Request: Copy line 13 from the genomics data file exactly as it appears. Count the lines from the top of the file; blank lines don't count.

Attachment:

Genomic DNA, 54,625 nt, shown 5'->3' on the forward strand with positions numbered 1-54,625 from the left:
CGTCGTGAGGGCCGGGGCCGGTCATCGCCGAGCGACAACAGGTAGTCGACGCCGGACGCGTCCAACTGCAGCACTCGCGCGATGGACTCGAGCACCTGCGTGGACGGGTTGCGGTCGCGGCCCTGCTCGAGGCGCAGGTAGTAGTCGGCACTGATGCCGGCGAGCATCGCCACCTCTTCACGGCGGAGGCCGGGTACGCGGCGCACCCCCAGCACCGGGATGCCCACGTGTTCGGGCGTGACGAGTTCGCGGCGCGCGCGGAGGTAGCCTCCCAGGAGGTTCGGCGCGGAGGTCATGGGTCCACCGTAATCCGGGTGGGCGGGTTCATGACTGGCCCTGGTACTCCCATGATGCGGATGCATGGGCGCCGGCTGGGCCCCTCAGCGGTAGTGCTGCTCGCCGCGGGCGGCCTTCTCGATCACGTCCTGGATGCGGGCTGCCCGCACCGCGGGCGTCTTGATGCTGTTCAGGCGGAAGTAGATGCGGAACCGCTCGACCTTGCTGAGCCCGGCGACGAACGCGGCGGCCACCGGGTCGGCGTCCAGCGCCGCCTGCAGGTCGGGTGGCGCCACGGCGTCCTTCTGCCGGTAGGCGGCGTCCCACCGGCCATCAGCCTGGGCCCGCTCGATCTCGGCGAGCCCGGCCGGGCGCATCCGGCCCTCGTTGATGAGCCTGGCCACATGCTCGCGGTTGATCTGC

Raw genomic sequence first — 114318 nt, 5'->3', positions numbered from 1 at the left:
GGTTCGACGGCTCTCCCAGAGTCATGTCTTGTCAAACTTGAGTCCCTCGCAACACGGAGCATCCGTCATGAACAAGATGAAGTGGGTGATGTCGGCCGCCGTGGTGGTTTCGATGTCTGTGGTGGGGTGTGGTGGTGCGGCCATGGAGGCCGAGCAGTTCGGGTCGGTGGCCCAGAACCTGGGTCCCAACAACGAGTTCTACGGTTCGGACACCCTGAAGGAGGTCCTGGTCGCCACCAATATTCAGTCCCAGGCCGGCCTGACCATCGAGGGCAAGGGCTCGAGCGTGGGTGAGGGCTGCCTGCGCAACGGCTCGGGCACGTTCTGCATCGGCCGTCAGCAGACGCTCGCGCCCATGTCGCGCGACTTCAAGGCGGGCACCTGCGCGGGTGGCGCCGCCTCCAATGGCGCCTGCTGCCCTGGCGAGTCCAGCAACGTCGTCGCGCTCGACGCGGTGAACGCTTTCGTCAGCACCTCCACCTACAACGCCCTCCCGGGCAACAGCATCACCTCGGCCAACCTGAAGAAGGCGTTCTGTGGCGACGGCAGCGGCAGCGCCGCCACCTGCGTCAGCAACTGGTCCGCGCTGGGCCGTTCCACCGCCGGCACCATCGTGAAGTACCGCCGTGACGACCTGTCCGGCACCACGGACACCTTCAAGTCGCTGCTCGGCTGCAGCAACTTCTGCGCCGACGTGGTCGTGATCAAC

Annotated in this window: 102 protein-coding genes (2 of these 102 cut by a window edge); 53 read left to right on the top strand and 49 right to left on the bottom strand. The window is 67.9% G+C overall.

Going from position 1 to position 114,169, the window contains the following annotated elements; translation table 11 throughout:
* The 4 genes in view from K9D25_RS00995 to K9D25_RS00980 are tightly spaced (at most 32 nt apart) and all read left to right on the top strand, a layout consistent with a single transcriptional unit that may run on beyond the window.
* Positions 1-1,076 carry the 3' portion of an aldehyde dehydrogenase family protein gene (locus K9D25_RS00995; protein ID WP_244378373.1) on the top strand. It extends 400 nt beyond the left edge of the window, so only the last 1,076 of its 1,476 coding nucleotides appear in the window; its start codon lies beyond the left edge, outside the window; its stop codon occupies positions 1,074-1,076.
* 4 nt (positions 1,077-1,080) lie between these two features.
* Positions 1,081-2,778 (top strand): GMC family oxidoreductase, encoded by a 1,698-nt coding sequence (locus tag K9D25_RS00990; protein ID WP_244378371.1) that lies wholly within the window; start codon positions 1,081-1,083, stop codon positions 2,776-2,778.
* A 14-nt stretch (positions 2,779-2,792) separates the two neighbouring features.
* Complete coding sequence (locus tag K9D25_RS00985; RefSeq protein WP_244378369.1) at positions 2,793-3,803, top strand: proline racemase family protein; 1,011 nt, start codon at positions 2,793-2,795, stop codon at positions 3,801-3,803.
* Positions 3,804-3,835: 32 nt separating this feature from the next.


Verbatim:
* Positions 3,804-3,835: 32 nt separating this feature from the next.